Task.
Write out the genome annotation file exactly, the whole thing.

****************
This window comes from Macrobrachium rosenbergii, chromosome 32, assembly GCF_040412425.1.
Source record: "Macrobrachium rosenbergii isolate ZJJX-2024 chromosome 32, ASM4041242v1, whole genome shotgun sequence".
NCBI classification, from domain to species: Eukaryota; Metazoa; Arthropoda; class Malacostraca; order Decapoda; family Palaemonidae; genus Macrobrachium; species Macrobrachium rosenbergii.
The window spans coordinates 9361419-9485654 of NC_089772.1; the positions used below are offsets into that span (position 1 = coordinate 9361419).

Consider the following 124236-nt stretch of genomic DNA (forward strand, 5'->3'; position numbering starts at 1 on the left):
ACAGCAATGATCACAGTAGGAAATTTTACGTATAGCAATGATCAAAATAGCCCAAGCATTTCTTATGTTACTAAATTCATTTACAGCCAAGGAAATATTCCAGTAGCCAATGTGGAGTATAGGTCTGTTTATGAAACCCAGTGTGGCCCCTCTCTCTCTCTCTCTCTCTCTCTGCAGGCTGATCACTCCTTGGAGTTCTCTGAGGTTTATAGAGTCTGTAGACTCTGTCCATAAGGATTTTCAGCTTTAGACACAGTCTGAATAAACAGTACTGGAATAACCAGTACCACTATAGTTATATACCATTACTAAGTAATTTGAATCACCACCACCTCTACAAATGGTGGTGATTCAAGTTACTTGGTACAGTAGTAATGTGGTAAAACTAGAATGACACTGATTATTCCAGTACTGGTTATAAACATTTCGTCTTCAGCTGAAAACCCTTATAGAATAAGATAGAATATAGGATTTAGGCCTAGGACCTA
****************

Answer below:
This window comes from Macrobrachium rosenbergii, chromosome 32, assembly GCF_040412425.1.
Source record: "Macrobrachium rosenbergii isolate ZJJX-2024 chromosome 32, ASM4041242v1, whole genome shotgun sequence".
NCBI classification, from domain to species: Eukaryota; Metazoa; Arthropoda; class Malacostraca; order Decapoda; family Palaemonidae; genus Macrobrachium; species Macrobrachium rosenbergii.
The window spans coordinates 9361419-9485654 of NC_089772.1; the positions used below are offsets into that span (position 1 = coordinate 9361419).

Consider the following 124236-nt stretch of genomic DNA (forward strand, 5'->3'; position numbering starts at 1 on the left):
ACAGCAATGATCACAGTAGGAAATTTTACGTATAGCAATGATCAAAATAGCCCAAGCATTTCTTATGTTACTAAATTCATTTACAGCCAAGGAAATATTCCAGTAGCCAATGTGGAGTATAGGTCTGTTTATGAAACCCAGTGTGGCCCCTCTCTCTCTCTCTCTCTCTCTCTGCAGGCTGATCACTCCTTGGAGTTCTCTGAGGTTTATAGAGTCTGTAGACTCTGTCCATAAGGATTTTCAGCTTTAGACACAGTCTGAATAAACAGTACTGGAATAACCAGTACCACTATAGTTATATACCATTACTAAGTAATTTGAATCACCACCACCTCTACAAATGGTGGTGATTCAAGTTACTTGGTACAGTAGTAATGTGGTAAAACTAGAATGACACTGATTATTCCAGTACTGGTTATAAACATTTCGTCTTCAGCTGAAAACCCTTATAGAATAAGATAGAATATAGGATTTAGGCCTAGGACCTA